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Nance Crawford

Books - Plays - Words & Music

The Tip of the Iceberg

 Let's get this straight. I am not the Nancy Crawford, age 17, immortalized as the Centerfold in the April, 1959, issue of Playboy magazine.

 At that time, I was already a Screen Actors Guild member named Nancy Crawford, and in San Francisco.

 The Guild did not ever accept new members who were born with the same name as existing members. That passionately protected policy was later changed in the dead of night, without consulting the membership, by an exiting Board of Directors who will remain nameless here, along with the sadly ignorant informant on IMDb who subsequently robbed me of  the existing listing, my single significant credit as Jenny, kidnapped in Tales of Wells Fargo: Red Ransom by (Nasty Indian - Script and call sheet long gone). There have been added several bizarre credits I've never heard of. Nasty Indian (?Todd Hoover? - re: IMBd) was played by Pat Hogan, who became a friend and later the father of my three youngest children.

 In April, 1959, the only Dad I knew, Robert Crawford, was, along with brothers B and J, awaiting the results of their simultaneous Emmy nominations (Editor, Bob Cummings Show: Grandpa Clobbers the Air Force; Best Actor: Playhouse 90: A Child of Our Time; and Best Supporting Actor: The Rifleman).

 I was born Nancy (no middle name) Scott. I was Nancy Scott only in grammar school through high school, on my first child's birth certificate, and my first marriage certificate. I've been Nancy Crawford since age six, when I went to work as an extra because my natural father had never paid child support or much of anything else. There had been a divorce soon after my appearance. Turned out he was a serial monogamist, and eight Scott siblings joined me to witness the obsequies when he went to his Reward. More on that later.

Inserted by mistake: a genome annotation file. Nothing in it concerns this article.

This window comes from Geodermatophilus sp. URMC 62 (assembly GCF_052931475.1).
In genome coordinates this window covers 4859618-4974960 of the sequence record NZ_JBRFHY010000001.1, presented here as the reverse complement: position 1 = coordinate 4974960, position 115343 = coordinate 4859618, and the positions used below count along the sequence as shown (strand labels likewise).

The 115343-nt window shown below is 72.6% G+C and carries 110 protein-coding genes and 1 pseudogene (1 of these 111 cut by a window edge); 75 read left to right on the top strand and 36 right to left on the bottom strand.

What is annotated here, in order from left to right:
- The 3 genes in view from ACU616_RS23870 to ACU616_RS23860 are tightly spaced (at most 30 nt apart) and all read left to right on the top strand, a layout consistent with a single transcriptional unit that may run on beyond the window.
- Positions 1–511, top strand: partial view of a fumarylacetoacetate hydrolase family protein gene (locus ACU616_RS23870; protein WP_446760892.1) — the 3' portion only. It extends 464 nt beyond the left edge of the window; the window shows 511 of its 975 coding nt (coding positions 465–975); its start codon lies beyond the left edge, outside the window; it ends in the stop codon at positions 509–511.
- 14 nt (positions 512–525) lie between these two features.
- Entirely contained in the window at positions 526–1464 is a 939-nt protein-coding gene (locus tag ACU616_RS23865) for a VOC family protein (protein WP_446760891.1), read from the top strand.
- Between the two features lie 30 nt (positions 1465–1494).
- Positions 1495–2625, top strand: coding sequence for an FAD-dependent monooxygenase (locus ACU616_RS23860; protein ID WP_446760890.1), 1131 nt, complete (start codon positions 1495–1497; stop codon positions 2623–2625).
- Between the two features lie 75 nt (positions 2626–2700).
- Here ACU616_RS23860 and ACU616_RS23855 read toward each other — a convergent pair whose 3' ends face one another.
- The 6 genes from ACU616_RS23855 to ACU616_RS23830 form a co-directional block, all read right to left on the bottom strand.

I was followed into the business world by brothers Bobby and Johnny - the helpless victims and performers of my first attempts at play writing, somewhere around age 11. All three of us were born funny, which is nothing to laugh at.

 My first produced play was ADVENTURES IN RIO, presented by my sixth grade graduating class at Wilshire Crest Elementary School, Los Angeles. At sixteen, my adaptation of  THE LAND OF OZ was spectacularly produced and directed by the late John Ingle (later, Edward Quartermain on GENERAL HOSPITAL until his death in September, 2012) at Hollywood High. As the annual holiday program, the production was the delight of the student body. There was a second performance for 1,500 young kids bused in from East L.A. There were a full page of generous comments and photos in the  Los Angeles Times, and a half-page of the same in the then-extant Los Angeles Mirror. My Hollywood High senior year Creative Writing project, JESSICA AND THE DEVIL, a full-length musical with classmate composer/actor Russell Horton, was produced in 1960 by the Falcon Theater in Hollywood. It got me a coffee shop lunch with the famous David Merrick (interrupted by the aforementioned Pat Hogan). Mr. Merrick decided to take on HELLO, DOLLY! instead.

 So, I got married (two kids), divorced, married again, (three more kids), was widowed, married, married (and survived to marry again).

 Credit whatever sanity I retain to my tenacious ability to write late into the night, after coming home from office work and taking care of the household. My catalog includes country songs, poems, TV and film script samples, a novel - everything lauded, nothing purchased until CreateSpace and Amazon.

 I kept plugging along, eventually joined a theater workshop, wrote plays that were presented, and well-received, as two-night "workshop productions," but were not to the taste of the Artistic Director of that theater. Nonetheless, there I met my husband, actor David Stifel (See Family and Friends link). We moved to the west end of the San Fernando Valley, where I was invited to direct local theater, and fell into acting once more.

 I am the quintessential Late Bloomer.

 Having been told I possess the youngest vocal chords of someone my age the examining doctor has ever seen, no longer fit to be a housekeeper, I have picked up the guitar again.

 I don't believe in small dreams.

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